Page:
KISSIMMEE, Fla. – Who knew John Franco could provide so much motivation? Billy Wagner's(notes) comeback from Tommy John surgery, the full year between appearances, the Beantown setup role purgatory late last season and the decision to sign with the Atlanta Braves, all of it is fueled by the goal of passing Franco to become the all-time saves leader among left-handers.
Wagner admitted as much Friday, the day Braves pitchers and catchers reported at the Disney Wide World of Sports complex. The Hall of Fame is another enticing carrot. Oh, and getting to a World Series, somewhere he's never been in his 15-year career.
The honesty was as startling as it was refreshing, coming as it did from a 38-year-old veteran eager to win the hearts of new teammates. Sitting at 385 career saves – sixth all-time – Wagner needs a tidy 40 to pass Franco's 424.
"I have to have a special year to top Franco," he said. "I'm going out with the mindset of accomplishing that. If I get 40 saves, there is a great chance the Braves are going to the playoffs."
The admission produced an a-ha moment. His stipulation last September that the Boston Red Sox decline his $8 million 2010 option for him to come aboard as an eighth-inning specialist takes on clarity. He made it clear he wanted no part of finishing his career as Jonathan Papelbon's(notes) caddy. Wanting to close is understandable – it's what he's done in a dominant fashion since the mid-'90s. But Wagner also is numbers driven and covets a plaque in Cooperstown, something few active players admit to.
"You don't get into the Hall of Fame as a setup man, at least I don't see anybody there," he said. "The media have all the votes, most media are people who didn't play and they get to vote, it's more of a brown-nosing convention to get into the Hall of Fame than it is the stats. I want in there because to get 400 saves is a great accomplishment.
"I went through the contract with the Mets and it put me in a situation where I have a chance to top Franco."
Who says Franco is a Hall of Famer? Lee Smith has 478 saves – third all time behind the active Trevor Hoffman(notes) (591) and Mariano Rivera(notes) (526) – and he hasn't been voted in. Franco was never on a World Series winner, reaching the Fall Classic only in 2000 at age 39 as a Mets situational reliever. He will be on the ballot for the first time next year.
Wagner ought to be content knowing he's been a better pitcher than Franco whether he passes him on the saves list or not. Franco had an ERA of 2.89 and 975 strikeouts in 1,245 2/3 innings over 21 seasons. Wagner has a 2.39 ERA and has 1,092 strikeouts in 833 2/3 innings. The batting average against him is .189, one of the lowest of all time.
If he's effective, he ought to feel good about remaining one of the game's top closers at an advanced age after missing a year. And if he's effective, he can point to motivation that stretched beyond Franco, beyond Cooperstown, to naysayers real and imagined.
"The toughest part was hearing the critics," he said. "The toughest part was hearing, 'He's done, he'll never be the same.' I'm one of those guys who if you say I can't do something, I'll pretty much kill myself to do it.
"I like reading negative articles people write about me. I know I've done a lot of great things and I know what I'm capable of, so that just motivates me."
The Braves love the bulldog approach. On Friday, Wagner was animated and talkative in his Virginia drawl, joking with fellow pitcher Tim Hudson(notes) and regaling catchers Brian McCann(notes) and David Ross(notes) with an amusing story about a former batterymate who tipped off his signs. Subliminal message: Don't let it happen to you.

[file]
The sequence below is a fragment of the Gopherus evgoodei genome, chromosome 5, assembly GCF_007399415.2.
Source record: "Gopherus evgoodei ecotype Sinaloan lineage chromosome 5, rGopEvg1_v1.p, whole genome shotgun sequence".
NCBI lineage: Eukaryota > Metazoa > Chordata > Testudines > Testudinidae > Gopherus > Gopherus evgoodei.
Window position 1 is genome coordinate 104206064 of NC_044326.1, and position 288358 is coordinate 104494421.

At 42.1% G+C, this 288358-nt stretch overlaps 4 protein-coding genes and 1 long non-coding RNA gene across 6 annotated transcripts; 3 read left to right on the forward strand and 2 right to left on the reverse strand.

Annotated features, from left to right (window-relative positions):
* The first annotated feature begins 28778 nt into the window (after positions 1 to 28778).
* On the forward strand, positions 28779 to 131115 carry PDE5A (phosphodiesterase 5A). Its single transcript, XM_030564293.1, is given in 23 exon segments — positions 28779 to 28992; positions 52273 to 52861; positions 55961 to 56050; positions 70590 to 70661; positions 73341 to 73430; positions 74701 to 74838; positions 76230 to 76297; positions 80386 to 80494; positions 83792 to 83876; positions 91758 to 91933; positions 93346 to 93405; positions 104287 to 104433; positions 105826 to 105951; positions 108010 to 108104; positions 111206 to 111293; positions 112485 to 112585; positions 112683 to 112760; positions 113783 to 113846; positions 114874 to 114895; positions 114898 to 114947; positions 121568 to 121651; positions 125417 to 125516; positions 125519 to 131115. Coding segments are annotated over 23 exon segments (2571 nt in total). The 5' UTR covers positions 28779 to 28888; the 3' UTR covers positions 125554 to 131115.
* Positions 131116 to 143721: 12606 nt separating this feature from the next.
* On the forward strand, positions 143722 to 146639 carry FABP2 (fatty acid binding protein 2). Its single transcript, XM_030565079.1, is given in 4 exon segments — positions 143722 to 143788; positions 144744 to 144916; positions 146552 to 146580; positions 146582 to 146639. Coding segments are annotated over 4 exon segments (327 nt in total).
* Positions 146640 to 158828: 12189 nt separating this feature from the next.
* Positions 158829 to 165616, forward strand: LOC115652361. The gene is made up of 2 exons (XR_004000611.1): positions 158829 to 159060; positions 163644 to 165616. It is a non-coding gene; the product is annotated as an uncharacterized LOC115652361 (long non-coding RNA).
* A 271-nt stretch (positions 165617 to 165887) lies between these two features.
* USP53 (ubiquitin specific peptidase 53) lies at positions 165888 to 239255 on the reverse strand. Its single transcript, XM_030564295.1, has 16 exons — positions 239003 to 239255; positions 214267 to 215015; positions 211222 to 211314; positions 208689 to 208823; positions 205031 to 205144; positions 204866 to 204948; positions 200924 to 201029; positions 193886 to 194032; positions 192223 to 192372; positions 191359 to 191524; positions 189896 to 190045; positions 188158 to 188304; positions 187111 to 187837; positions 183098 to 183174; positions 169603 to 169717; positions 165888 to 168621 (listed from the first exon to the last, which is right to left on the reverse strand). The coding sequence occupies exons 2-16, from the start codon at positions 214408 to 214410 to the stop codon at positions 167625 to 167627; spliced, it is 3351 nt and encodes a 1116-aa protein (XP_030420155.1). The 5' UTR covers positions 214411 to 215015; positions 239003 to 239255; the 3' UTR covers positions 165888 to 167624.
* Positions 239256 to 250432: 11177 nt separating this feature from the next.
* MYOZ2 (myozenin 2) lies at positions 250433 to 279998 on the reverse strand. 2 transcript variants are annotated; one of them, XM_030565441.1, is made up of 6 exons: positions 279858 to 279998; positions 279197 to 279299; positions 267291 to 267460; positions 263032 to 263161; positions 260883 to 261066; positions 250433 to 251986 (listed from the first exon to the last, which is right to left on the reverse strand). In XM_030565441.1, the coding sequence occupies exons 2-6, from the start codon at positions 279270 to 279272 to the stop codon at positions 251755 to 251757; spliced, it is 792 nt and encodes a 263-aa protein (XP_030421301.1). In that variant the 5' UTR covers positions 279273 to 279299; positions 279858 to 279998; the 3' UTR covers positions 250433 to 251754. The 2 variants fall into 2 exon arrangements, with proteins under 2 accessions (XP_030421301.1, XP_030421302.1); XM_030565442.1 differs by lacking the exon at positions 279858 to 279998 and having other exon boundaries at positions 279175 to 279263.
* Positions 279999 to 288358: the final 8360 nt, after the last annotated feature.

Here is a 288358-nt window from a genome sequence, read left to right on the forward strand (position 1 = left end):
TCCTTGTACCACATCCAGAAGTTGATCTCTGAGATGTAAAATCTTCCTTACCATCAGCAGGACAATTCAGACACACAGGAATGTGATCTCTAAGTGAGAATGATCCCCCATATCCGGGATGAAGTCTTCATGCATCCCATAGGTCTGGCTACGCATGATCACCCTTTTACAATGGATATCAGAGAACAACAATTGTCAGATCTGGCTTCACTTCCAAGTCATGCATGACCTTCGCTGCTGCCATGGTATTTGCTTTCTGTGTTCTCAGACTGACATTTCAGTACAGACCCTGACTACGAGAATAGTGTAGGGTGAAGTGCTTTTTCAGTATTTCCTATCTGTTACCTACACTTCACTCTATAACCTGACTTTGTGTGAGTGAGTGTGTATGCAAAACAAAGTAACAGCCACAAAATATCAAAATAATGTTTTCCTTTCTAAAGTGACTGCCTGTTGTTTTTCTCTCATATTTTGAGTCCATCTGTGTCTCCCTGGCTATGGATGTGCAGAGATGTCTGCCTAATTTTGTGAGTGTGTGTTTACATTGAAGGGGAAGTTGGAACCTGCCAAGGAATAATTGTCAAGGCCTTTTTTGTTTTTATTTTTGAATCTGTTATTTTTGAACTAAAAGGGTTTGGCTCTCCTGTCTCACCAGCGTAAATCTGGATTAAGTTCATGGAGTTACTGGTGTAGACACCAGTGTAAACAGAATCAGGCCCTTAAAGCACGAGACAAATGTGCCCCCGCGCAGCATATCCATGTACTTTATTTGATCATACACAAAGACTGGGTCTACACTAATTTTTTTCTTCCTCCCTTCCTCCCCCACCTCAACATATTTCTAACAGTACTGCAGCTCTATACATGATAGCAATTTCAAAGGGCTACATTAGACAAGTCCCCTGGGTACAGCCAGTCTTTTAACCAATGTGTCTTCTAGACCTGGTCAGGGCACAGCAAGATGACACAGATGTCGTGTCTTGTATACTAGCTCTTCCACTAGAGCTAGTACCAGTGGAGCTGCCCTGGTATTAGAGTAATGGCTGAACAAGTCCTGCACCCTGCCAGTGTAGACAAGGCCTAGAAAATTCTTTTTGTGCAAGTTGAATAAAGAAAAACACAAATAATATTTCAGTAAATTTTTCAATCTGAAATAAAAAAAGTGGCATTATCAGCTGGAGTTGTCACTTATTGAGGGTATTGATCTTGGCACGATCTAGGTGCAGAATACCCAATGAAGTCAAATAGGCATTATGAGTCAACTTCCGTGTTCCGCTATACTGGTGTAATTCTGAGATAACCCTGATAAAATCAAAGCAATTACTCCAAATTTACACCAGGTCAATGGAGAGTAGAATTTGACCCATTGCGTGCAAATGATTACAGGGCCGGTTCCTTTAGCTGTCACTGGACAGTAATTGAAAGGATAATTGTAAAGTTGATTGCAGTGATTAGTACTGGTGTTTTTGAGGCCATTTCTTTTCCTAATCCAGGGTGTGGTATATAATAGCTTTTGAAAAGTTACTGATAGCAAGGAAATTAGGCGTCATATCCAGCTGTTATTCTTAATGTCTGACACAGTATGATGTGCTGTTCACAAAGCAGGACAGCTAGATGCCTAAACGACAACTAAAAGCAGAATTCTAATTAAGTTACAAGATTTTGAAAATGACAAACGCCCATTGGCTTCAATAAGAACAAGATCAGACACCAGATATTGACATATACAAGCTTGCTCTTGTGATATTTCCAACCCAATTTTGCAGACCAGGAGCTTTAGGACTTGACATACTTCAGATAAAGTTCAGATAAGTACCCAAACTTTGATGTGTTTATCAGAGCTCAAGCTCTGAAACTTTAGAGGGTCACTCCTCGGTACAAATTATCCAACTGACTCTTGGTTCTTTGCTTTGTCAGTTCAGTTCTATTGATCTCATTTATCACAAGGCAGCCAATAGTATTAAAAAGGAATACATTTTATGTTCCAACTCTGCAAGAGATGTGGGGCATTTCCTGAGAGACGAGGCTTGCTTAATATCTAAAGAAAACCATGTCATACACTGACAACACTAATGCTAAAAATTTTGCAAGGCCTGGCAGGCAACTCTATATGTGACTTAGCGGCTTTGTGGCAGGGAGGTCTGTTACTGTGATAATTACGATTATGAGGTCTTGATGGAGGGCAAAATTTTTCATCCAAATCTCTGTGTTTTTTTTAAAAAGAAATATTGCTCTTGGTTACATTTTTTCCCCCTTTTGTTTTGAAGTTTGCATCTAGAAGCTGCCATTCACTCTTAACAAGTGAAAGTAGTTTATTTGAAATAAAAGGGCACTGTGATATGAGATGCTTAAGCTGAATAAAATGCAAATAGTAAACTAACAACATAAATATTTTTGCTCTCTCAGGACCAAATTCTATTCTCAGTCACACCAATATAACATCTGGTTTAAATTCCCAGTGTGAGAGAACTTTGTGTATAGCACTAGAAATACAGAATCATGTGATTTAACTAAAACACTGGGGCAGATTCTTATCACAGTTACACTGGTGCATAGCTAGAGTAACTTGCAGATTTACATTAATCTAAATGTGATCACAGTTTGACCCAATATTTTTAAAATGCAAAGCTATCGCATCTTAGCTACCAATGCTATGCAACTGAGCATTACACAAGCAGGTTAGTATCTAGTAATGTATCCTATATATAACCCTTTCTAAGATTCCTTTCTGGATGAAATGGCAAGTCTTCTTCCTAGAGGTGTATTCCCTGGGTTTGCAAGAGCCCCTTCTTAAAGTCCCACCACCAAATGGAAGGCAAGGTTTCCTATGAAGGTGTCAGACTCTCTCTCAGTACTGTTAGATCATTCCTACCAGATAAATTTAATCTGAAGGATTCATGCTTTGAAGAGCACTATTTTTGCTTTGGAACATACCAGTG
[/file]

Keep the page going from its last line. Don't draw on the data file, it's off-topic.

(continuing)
Hudson is another leap-of-faith, post-Tommy John signing, getting $28 million over three years after coming off the DL in time to make seven encouraging starts late last season. For him, bringing Wagner aboard made perfect sense.
"As far as free-agent relievers go, Billy was No. 1 on my wish list," Hudson said. "I'm excited he's here. It's very comforting to know we have a guy to close games with his track record."
The only blemish on Wagner's résumé is postseason performance. In seven series over six postseasons, his ERA is 10.32. The Houston Astros were bounced in the first round all four years in the 1990s they qualified with Wagner as closer. Every Mets fan remembers Wagner's failings in Games 1 and 6 of the 2006 NLCS. And in his last appearance of 2009 for the Red Sox, he was pulled with two out and two on in the eighth inning of Game 3 against the Angels. Papelbon came on, gave up a hit that scored both runners and Boston lost the game and series an inning later.
Wagner blew more smoke afterward than he did during the game. Asked by the New York Post if he planned to retire, he replied: "Why wouldn't I? I've got nothing else to [accomplish]."
What about reaching 400 saves?
"That's just dust in the wind," he said.
Hmm. As classic rock anthems go, instead it'll be "Enter Sandman," the Metallica song that greets his ninth-inning appearances. Wagner, of course, changed his mind about retirement, probably before the Post story hit the racks the next morning. On Friday he wouldn't touch the subject, saying, "I haven't even thought about it. I worry about today and tomorrow and play it by ear. I'm not going to draw conclusions on what I'm going to do. I've got to get through this year first."
The Braves signed him to a one-year contract for $6.75 million, nearly a $4 million pay cut from 2009 but a generous deal for a pitcher who has thrown 15 2/3 innings since sitting out a year recovering from elbow surgery.
The deal also includes a 2010 team option at $6.5 million. Leave no doubt that Wagner will do the math: No left-handed closer behind him has any chance of coming close to his saves total. If he pitches well enough for the Braves to pick up the option but he hasn't passed Franco, he'll be back.